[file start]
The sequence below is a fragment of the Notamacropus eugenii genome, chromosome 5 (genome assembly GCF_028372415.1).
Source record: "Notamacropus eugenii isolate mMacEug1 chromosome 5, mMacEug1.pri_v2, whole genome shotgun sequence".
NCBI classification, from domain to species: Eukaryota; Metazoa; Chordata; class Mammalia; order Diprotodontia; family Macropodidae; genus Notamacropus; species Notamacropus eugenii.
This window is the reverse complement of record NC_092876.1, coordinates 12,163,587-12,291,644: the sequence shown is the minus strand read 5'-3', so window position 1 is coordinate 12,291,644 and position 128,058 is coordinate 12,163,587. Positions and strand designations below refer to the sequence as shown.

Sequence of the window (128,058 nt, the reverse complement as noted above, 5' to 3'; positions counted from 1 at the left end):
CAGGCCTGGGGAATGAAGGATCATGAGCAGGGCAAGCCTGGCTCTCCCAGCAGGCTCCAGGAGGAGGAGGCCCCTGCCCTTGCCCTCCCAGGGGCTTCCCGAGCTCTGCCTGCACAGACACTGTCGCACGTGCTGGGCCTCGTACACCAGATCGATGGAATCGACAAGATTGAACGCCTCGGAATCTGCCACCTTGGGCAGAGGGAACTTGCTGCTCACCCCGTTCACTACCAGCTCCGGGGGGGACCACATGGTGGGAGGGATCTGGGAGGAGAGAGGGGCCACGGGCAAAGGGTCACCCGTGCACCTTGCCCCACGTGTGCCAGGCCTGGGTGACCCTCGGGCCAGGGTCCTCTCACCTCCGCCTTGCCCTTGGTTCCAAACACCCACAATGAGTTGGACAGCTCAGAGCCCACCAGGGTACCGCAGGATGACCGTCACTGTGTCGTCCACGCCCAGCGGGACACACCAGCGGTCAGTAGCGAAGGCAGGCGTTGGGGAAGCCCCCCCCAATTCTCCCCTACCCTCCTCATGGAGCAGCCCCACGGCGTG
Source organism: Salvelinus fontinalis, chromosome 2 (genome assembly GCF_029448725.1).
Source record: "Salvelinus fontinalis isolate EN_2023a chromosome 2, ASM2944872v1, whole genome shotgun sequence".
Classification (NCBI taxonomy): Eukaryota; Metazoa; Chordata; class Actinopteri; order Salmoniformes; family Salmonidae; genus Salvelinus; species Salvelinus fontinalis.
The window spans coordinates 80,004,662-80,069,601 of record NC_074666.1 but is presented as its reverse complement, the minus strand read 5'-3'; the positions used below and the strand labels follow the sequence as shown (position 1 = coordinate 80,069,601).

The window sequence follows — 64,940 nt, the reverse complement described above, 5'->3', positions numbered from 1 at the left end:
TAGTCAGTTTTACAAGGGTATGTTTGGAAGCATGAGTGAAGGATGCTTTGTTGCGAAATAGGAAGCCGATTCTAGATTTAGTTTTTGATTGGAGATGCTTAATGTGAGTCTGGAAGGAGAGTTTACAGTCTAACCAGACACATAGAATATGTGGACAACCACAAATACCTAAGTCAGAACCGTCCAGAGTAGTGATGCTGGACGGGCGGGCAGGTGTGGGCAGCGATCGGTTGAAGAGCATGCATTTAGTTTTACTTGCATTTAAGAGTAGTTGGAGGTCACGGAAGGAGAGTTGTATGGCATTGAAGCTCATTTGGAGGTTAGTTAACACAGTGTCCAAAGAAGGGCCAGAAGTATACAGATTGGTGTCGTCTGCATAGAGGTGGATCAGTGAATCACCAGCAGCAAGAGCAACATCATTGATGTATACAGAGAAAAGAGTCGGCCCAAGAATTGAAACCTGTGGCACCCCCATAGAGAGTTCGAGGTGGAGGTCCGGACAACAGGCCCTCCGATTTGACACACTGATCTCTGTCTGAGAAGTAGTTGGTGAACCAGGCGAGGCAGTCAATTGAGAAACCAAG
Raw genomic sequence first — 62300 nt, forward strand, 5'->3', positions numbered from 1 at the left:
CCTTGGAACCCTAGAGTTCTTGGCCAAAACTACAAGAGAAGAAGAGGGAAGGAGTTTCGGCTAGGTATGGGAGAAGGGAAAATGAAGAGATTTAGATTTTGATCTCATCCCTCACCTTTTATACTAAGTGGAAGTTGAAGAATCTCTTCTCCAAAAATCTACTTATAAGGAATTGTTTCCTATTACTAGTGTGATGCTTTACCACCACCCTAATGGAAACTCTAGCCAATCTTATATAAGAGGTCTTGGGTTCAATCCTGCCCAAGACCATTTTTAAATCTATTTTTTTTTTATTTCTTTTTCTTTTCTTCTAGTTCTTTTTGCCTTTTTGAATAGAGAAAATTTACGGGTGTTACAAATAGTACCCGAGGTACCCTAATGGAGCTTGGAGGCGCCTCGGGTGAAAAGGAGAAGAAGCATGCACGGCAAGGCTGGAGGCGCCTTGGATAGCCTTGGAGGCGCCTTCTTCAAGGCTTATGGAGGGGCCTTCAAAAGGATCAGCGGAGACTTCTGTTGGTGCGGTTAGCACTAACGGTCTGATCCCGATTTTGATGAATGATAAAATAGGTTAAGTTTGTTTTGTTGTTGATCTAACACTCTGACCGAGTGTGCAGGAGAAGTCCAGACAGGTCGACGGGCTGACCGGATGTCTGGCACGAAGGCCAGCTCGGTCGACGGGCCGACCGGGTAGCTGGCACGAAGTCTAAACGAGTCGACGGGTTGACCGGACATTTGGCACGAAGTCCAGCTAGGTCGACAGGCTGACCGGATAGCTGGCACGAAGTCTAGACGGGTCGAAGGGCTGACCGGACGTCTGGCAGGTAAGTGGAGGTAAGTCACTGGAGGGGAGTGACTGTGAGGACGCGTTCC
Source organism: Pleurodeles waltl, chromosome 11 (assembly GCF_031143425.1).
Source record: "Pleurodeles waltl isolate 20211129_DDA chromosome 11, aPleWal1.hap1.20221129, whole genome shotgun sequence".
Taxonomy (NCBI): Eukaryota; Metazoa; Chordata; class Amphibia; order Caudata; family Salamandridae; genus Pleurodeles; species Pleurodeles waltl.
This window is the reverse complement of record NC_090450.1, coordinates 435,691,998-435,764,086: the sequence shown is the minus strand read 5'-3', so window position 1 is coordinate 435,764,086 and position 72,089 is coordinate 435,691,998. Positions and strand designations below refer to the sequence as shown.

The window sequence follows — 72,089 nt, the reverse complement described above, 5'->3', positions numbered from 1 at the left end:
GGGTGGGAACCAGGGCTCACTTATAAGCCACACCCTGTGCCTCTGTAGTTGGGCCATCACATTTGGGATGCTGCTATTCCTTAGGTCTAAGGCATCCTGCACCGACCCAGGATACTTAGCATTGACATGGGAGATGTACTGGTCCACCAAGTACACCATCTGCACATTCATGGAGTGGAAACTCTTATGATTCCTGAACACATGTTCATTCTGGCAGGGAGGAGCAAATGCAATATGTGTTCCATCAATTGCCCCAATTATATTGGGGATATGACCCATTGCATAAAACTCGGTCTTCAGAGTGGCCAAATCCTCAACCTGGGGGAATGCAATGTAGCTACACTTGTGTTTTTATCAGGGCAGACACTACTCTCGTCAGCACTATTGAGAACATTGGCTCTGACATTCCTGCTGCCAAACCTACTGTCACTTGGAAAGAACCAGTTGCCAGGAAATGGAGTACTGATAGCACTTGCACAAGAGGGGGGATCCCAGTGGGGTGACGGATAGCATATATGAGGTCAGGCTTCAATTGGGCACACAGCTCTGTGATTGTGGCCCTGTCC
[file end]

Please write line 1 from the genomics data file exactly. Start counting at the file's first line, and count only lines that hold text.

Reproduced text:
The sequence below is a fragment of the Notamacropus eugenii genome, chromosome 5 (genome assembly GCF_028372415.1).